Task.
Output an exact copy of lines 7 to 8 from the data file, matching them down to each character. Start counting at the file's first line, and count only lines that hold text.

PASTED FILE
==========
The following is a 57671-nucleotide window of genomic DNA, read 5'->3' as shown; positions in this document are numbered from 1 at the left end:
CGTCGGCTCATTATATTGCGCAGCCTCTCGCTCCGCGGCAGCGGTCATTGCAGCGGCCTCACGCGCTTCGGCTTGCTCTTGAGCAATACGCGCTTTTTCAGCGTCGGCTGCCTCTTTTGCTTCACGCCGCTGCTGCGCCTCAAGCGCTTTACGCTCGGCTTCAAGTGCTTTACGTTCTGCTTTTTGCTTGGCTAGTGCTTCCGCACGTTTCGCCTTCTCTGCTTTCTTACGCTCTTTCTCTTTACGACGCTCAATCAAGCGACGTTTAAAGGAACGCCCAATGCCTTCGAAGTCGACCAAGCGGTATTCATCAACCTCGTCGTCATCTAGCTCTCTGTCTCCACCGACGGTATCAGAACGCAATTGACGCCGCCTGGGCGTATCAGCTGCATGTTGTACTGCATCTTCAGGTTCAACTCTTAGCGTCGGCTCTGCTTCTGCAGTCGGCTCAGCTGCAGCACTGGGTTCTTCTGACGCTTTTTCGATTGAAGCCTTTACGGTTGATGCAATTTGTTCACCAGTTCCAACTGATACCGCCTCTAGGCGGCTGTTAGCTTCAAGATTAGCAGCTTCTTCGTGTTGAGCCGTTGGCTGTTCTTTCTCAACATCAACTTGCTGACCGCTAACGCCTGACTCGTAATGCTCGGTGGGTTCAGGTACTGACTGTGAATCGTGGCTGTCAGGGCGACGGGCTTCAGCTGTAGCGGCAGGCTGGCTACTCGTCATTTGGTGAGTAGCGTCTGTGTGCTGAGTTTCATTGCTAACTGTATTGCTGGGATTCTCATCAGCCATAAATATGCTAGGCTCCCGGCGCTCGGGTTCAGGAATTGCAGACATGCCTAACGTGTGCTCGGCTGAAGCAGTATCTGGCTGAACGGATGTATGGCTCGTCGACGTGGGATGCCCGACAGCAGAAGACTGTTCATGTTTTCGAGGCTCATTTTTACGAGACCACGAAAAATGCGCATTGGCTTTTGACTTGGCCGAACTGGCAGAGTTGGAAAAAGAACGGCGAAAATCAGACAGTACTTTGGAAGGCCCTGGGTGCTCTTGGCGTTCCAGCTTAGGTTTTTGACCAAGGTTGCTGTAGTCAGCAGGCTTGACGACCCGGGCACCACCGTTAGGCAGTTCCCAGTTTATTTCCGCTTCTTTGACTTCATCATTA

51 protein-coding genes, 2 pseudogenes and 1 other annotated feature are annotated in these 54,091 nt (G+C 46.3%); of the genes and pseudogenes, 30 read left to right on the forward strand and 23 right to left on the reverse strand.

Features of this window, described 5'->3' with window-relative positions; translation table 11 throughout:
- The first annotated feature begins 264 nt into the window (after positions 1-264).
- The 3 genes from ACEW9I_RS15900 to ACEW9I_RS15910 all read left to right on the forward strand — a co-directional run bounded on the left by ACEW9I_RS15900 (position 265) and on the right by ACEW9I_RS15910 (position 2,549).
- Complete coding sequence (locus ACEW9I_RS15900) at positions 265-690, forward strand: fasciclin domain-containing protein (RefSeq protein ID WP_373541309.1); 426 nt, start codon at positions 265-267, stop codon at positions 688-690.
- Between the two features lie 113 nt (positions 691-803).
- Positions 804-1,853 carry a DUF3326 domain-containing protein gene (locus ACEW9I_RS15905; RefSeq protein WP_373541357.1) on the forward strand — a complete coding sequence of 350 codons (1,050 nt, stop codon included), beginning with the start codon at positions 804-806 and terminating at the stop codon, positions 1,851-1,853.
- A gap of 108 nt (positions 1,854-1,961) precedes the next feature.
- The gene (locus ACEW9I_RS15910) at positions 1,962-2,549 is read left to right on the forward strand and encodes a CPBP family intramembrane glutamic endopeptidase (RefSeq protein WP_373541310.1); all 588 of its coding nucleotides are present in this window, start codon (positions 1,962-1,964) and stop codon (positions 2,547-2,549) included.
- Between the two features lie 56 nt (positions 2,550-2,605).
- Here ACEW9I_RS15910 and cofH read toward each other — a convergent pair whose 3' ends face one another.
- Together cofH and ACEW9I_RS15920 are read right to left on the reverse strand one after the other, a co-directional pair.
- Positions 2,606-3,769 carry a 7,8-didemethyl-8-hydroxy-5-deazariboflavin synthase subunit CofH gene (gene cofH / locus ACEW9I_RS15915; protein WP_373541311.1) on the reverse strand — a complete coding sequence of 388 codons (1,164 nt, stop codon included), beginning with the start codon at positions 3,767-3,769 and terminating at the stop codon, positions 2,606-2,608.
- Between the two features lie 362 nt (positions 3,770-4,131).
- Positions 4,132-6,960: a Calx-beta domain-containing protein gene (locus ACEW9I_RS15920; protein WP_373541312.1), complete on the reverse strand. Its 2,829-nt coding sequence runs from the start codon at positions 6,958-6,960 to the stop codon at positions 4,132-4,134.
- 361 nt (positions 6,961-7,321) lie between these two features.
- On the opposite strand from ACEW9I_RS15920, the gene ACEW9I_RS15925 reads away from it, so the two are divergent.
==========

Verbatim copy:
- Complete coding sequence (locus ACEW9I_RS15900) at positions 265-690, forward strand: fasciclin domain-containing protein (RefSeq protein ID WP_373541309.1); 426 nt, start codon at positions 265-267, stop codon at positions 688-690.
- Between the two features lie 113 nt (positions 691-803).